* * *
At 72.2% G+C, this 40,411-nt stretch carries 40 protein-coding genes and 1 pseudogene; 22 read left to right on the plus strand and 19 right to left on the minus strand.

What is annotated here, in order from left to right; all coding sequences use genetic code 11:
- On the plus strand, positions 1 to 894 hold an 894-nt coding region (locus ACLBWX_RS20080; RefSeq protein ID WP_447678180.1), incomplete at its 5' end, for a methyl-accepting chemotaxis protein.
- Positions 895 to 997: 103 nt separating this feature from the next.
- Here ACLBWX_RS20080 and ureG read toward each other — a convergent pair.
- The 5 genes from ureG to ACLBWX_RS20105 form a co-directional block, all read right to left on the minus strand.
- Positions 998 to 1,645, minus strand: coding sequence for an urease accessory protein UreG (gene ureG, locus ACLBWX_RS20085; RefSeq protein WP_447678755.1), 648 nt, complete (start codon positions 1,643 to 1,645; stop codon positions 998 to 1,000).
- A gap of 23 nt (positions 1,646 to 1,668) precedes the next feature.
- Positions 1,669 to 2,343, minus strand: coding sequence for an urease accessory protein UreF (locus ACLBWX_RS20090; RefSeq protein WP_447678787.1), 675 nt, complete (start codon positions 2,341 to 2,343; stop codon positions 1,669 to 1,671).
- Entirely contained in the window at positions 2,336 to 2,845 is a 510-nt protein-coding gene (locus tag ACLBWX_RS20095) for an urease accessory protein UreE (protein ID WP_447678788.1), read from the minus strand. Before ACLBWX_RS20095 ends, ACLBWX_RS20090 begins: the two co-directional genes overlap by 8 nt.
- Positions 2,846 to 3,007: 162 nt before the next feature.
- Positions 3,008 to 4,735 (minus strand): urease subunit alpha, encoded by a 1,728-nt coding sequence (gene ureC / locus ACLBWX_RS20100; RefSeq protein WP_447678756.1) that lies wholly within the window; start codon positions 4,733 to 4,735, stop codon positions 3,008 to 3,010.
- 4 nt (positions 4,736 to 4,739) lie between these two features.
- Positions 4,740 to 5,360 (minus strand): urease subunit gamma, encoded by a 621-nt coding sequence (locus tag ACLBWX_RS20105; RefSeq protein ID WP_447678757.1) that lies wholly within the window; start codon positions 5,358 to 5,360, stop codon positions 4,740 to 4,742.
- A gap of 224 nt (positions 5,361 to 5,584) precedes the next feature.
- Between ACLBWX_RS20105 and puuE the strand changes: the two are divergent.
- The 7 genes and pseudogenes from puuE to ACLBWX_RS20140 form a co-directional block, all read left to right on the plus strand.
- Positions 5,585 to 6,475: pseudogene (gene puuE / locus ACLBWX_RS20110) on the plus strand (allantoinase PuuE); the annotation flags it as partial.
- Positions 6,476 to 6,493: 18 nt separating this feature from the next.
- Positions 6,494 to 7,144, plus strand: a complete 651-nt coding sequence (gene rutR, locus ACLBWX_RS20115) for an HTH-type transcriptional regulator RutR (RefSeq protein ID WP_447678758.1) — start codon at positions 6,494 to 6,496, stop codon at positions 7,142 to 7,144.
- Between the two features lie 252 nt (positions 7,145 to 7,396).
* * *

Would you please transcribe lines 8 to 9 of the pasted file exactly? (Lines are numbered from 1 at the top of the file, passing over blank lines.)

- A gap of 23 nt (positions 1,646 to 1,668) precedes the next feature.
- Positions 1,669 to 2,343, minus strand: coding sequence for an urease accessory protein UreF (locus ACLBWX_RS20090; RefSeq protein WP_447678787.1), 675 nt, complete (start codon positions 2,341 to 2,343; stop codon positions 1,669 to 1,671).